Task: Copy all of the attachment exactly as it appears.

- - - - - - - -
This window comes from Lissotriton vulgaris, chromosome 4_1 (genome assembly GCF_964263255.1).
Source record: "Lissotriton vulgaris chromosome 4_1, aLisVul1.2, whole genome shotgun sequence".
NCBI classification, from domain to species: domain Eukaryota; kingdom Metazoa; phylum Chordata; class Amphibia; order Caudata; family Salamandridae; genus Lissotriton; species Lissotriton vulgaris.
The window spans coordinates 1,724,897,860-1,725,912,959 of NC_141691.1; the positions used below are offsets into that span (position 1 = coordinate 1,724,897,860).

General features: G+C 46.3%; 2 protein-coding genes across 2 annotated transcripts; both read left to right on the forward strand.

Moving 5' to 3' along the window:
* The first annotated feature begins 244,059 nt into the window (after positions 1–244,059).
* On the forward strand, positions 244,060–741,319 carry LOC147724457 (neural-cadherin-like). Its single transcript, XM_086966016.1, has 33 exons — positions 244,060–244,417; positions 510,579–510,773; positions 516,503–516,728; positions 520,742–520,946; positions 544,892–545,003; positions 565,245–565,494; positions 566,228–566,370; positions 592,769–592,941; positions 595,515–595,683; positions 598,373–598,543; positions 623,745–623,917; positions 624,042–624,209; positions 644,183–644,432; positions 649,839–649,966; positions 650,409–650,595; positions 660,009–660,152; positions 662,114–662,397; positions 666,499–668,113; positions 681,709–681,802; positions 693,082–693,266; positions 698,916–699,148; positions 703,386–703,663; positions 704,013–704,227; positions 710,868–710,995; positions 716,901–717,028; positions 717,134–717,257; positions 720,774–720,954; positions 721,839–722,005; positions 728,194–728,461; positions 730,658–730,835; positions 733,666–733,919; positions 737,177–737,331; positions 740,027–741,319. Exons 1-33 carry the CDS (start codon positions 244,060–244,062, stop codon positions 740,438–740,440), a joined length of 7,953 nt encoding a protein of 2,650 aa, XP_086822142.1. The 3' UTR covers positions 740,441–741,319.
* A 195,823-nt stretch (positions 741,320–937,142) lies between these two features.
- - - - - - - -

This window comes from Lissotriton vulgaris, chromosome 4_1 (genome assembly GCF_964263255.1).
Source record: "Lissotriton vulgaris chromosome 4_1, aLisVul1.2, whole genome shotgun sequence".
NCBI classification, from domain to species: domain Eukaryota; kingdom Metazoa; phylum Chordata; class Amphibia; order Caudata; family Salamandridae; genus Lissotriton; species Lissotriton vulgaris.
The window spans coordinates 1,724,897,860-1,725,912,959 of NC_141691.1; the positions used below are offsets into that span (position 1 = coordinate 1,724,897,860).

General features: G+C 46.3%; 2 protein-coding genes across 2 annotated transcripts; both read left to right on the forward strand.

Moving 5' to 3' along the window:
* The first annotated feature begins 244,059 nt into the window (after positions 1–244,059).
* On the forward strand, positions 244,060–741,319 carry LOC147724457 (neural-cadherin-like). Its single transcript, XM_086966016.1, has 33 exons — positions 244,060–244,417; positions 510,579–510,773; positions 516,503–516,728; positions 520,742–520,946; positions 544,892–545,003; positions 565,245–565,494; positions 566,228–566,370; positions 592,769–592,941; positions 595,515–595,683; positions 598,373–598,543; positions 623,745–623,917; positions 624,042–624,209; positions 644,183–644,432; positions 649,839–649,966; positions 650,409–650,595; positions 660,009–660,152; positions 662,114–662,397; positions 666,499–668,113; positions 681,709–681,802; positions 693,082–693,266; positions 698,916–699,148; positions 703,386–703,663; positions 704,013–704,227; positions 710,868–710,995; positions 716,901–717,028; positions 717,134–717,257; positions 720,774–720,954; positions 721,839–722,005; positions 728,194–728,461; positions 730,658–730,835; positions 733,666–733,919; positions 737,177–737,331; positions 740,027–741,319. Exons 1-33 carry the CDS (start codon positions 244,060–244,062, stop codon positions 740,438–740,440), a joined length of 7,953 nt encoding a protein of 2,650 aa, XP_086822142.1. The 3' UTR covers positions 740,441–741,319.
* A 195,823-nt stretch (positions 741,320–937,142) lies between these two features.